BANGALORE: If you are in the habit of taking your two wheeler to the Kempegowda Bus Stand (KBS) and parking it there before boarding a bus, look around for alternate parking arrangements. The two wheeler parking stand at KBS has stopped functioning from January 1 as the land is to be taken over by the Bangalore Metro Rail Corporation Limited (BMRCL) for construction of the metro station at KBS.
However, long time visitors to KBS allege that there is more than enough vacant space in KBS to accommodate at least a part of the total two wheelers, which will be displaced by closing the parking lot. “There is at least 4,000 sq ft of space available on KBS premises where the Tamil Nadu buses were parked earlier. This can be used to accommodate at least 250 vehicles,” says Ramakrishna, the contractor of the current parking lot. He has even submitted a letter to the KSRTC officials asking them to consider the suggestion as a temporary measure.
KSRTC officials however maintain that there is no space available as all free space is required by the BMRCL. They say that while the they are yet to receive any such request from BMRCL, they are pre-empting the move and stating that there is no vacant land.
With the Metro Station expected to take at least two years to complete, commuters to KBS are in for many long days of hunting for parking space around the area and it promises to be a long and tiring hunt considering that KBS is located in the heart of the city and is surrounded by thousands of shops.
The current parking lot has already been cut down to around 5,000 sq ft from 16,000 sq ft according to the contractor. It can accommodate around 400 two wheelers on a busy day. But, now visitors will have no where to park as KSRTC has not been able to arrange any alternative parking space for the vehicles.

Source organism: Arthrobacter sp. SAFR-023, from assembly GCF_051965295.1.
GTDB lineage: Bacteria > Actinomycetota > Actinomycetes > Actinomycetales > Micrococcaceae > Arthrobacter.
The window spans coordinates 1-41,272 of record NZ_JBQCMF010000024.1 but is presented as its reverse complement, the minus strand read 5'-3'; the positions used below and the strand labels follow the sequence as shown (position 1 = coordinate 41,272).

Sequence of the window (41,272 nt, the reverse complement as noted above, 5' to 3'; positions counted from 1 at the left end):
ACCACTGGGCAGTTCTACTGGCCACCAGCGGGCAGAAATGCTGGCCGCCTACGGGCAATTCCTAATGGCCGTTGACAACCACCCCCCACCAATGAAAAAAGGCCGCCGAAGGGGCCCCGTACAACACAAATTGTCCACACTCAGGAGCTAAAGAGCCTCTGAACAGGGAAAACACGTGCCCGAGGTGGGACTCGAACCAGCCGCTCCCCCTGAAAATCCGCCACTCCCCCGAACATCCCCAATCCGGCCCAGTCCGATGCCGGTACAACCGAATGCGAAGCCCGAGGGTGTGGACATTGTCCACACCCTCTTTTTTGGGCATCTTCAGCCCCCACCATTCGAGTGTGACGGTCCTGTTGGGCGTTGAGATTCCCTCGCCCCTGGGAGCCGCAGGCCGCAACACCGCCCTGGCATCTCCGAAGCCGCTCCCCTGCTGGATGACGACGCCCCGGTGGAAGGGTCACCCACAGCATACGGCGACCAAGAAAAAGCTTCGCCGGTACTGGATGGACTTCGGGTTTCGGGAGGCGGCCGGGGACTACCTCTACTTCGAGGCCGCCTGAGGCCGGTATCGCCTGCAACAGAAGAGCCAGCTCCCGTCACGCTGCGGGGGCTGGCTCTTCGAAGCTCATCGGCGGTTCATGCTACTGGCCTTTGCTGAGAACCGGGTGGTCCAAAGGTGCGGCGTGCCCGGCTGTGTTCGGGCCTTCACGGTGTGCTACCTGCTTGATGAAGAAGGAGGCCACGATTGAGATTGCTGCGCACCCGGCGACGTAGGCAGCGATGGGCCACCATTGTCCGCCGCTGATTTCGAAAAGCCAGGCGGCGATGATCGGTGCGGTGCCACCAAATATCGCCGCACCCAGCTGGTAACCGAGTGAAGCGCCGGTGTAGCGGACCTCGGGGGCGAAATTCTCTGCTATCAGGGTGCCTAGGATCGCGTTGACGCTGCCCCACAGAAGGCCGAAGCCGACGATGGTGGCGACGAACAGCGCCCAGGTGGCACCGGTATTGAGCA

“There is no space for buses. We are shifting our operations out of KBS as and when possible. We will not be able to arrange for alternative space as there is no vacant space,” says a KSRTC official. He however did not give a fixed date as to when the land would be handed over to BMRCL. “The North portion of the underground stretch will pass through KBS, we will take the land when it is given,” said B L Y Chavan, spokesperson, BMRCL.
However, traffic police seem to understand the cascade of problems set to hit KBS area following the closure of the parking lot. “It was a nice parking space and now it will be gone. Traffic snarls are expected to rise as people will take time to know about the absence of parking in KBS,” says a Traffic Police officer.
He explained that BMRCL was slated to carry out blasting work on KBS premises and vacating the parking lot was a precautionary measure to avoid damages. “If it is not demolished, we will look at using it for as long as possible. We won’t start booking cases straight away as the public needs some time to absorb
the information,” he said. This is a temporary relief.